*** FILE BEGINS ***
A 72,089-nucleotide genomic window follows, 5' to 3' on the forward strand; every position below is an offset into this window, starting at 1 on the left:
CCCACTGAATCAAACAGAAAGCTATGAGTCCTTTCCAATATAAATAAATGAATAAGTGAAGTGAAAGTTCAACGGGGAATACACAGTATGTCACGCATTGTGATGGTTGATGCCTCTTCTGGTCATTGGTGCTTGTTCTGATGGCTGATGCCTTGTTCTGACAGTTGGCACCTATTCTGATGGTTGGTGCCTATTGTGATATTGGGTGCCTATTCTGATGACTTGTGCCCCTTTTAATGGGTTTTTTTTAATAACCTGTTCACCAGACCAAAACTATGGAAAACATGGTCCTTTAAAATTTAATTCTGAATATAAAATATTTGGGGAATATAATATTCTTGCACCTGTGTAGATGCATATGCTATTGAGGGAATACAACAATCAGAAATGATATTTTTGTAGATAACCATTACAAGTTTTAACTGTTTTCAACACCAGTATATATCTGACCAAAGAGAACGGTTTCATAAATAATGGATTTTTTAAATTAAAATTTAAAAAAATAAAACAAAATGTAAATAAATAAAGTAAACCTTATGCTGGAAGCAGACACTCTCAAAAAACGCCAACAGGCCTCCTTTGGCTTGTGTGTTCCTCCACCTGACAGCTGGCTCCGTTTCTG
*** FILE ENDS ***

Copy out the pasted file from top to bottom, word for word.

A 72,089-nucleotide genomic window follows, 5' to 3' on the forward strand; every position below is an offset into this window, starting at 1 on the left:
CCCACTGAATCAAACAGAAAGCTATGAGTCCTTTCCAATATAAATAAATGAATAAGTGAAGTGAAAGTTCAACGGGGAATACACAGTATGTCACGCATTGTGATGGTTGATGCCTCTTCTGGTCATTGGTGCTTGTTCTGATGGCTGATGCCTTGTTCTGACAGTTGGCACCTATTCTGATGGTTGGTGCCTATTGTGATATTGGGTGCCTATTCTGATGACTTGTGCCCCTTTTAATGGGTTTTTTTTAATAACCTGTTCACCAGACCAAAACTATGGAAAACATGGTCCTTTAAAATTTAATTCTGAATATAAAATATTTGGGGAATATAATATTCTTGCACCTGTGTAGATGCATATGCTATTGAGGGAATACAACAATCAGAAATGATATTTTTGTAGATAACCATTACAAGTTTTAACTGTTTTCAACACCAGTATATATCTGACCAAAGAGAACGGTTTCATAAATAATGGATTTTTTAAATTAAAATTTAAAAAAATAAAACAAAATGTAAATAAATAAAGTAAACCTTATGCTGGAAGCAGACACTCTCAAAAAACGCCAACAGGCCTCCTTTGGCTTGTGTGTTCCTCCACCTGACAGCTGGCTCCGTTTCTG